As the first lady of aviation, Olive Ann was racking up a pile of awards to go with the title. In 1963, she was appointed by Secretary of Defense Robert McNamara to the Defense Advisory Committee on Women in the Services. Four years later, President Lyndon B. Johnson named her to serve on the President’s Commission on White House Fellows. Olive Ann Beech was listed by Fortune as one of the ten highest-ranking women in business in the 1970s; she received the prestigious Wright brothers’ trophy in 1980; in 1982, she received an honorary doctorate from Wichita State University. In 1981, Olive Ann joined Walter in the Aviation Hall of Fame.
When the company sold, Olive Ann’s near 7 percent was worth over $50 million in 1980—an amount worth $110 million today. In the mid-60s, she had given what would be another 7 percent to her daughters. With her money, Olive Ann quietly donated to local charities—everything from area college scholarships to the Salvation Army, her church (the First United Methodist Church of Wichita), the Soroptimist International of Wichita, and the local art museum. With the Cessna family, she pledged $2 million to a museum, on the condition that the museum supporters round up the first $8 million first.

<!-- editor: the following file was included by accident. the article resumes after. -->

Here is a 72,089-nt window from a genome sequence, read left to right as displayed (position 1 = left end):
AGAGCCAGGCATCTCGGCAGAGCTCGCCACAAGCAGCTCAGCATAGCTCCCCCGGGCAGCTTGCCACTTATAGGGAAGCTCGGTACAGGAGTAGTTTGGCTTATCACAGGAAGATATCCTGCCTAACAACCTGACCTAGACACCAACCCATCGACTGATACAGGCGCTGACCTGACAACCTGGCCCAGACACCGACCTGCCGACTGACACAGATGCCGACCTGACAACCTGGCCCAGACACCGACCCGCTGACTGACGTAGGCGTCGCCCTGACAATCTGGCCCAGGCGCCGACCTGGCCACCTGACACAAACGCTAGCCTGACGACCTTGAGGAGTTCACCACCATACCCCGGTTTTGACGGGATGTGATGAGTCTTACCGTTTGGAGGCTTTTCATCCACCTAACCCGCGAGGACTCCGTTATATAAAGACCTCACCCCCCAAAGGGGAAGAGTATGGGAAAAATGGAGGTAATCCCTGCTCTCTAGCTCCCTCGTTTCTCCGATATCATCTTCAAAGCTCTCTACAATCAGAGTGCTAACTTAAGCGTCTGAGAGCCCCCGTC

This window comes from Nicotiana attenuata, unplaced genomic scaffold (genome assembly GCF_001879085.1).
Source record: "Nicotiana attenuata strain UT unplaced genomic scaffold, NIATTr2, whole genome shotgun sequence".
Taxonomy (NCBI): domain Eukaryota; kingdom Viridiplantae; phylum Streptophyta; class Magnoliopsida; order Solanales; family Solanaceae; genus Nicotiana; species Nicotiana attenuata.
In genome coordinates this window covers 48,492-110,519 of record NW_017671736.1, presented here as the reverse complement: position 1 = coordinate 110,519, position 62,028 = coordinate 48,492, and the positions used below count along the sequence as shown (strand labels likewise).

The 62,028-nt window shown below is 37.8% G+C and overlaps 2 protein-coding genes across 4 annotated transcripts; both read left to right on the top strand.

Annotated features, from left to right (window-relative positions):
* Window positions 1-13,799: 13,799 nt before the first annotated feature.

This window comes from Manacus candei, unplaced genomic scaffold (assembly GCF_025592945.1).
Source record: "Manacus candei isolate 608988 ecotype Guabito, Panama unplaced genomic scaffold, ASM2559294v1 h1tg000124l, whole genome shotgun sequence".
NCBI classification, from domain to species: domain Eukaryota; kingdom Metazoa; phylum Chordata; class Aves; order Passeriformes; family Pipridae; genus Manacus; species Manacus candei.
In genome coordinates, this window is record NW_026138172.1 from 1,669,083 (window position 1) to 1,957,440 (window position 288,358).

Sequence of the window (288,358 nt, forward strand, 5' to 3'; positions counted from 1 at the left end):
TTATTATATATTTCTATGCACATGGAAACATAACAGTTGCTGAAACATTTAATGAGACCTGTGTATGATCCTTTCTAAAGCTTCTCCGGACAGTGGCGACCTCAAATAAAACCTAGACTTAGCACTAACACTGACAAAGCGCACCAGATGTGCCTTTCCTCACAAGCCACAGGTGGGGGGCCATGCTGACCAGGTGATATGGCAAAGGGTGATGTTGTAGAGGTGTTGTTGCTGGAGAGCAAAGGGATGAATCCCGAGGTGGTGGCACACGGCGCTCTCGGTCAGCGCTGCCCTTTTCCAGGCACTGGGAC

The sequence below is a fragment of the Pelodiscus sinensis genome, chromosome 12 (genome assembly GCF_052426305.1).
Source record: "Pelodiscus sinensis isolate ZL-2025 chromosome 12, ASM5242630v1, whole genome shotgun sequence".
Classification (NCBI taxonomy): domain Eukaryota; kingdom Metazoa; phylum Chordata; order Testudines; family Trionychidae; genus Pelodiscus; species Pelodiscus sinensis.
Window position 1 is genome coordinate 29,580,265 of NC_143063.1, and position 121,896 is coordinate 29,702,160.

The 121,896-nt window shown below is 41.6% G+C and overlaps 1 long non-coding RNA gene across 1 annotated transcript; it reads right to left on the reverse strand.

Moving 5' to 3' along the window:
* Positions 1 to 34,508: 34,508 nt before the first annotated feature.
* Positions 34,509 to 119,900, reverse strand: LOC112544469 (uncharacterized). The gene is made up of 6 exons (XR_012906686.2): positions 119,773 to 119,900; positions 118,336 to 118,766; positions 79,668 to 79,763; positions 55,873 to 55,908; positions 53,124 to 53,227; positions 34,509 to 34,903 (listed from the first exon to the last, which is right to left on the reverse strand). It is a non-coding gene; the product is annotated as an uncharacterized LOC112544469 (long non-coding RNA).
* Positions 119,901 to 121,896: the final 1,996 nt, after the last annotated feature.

On July 6, 1993, Olive Ann Beech died of heart failure in her home in Wichita, Kansas, at the age of eighty-nine.
At her funeral, her pastor and friend spoke in memory: “In her mind there were responsibilities in being a good citizen. Some things you just did.” Wichita was proud of Olive Ann and she’d been proud of Wichita. In addition to the millions of dollars she left behind to benefit the city, her lasting contribution to the world was the great company she built, the livelihood for thousands, and the 53,697 airplanes that Beech Aircraft produced.
It wasn’t until she assumed the role of CEO that the world could fully witness her great ability. Though she herself never learned to fly, in a time of great historical turbulence, she was the steady hand that took Beech Aircraft to new heights. And like the great aviatrixes of the day, Olive Ann Mellor Beech was more than just a great executive among female executives. She was simply a great executive.
In 2006, Raytheon sold Beech Aircraft to a newly formed company named Hawker Beechcraft, which subsequently went bankrupt, and in 2013 Textron agreed to purchase Beechcraft. Textron planned that Beechcraft and another company it owned, Cessna Aircraft, would be combined.
The preceding story is based on the comprehensive biography of Olive Ann Beech, The Barnstormer and the Lady: Aviation Legends Walter and Olive Ann Beech by Dennis Farney. Additional sources were The history of Beech (Beechcraft: Fifty Years of Excellence, 1932–1982); Boss Lady: How Three Women Entrepreneurs Built Successful Big Businesses in the Mid-Twentieth Century by Edith Sparks; the 1942 Time magazine article on Olive and Walter; “The Woman Executive” essay by Olive Ann Beech in a 1961 Michigan Business Review article; “Danger: Boss Lady at Work” by Peter Wyden, published August 8, 1959 in the Saturday Evening Post; Moody’s Analyses of Investments, years 1936–1981; The Outsiders by William N. Thorndike, Jr.; and the Annual Reports from the Beech Aircraft Corporation, years 1936 to 1979.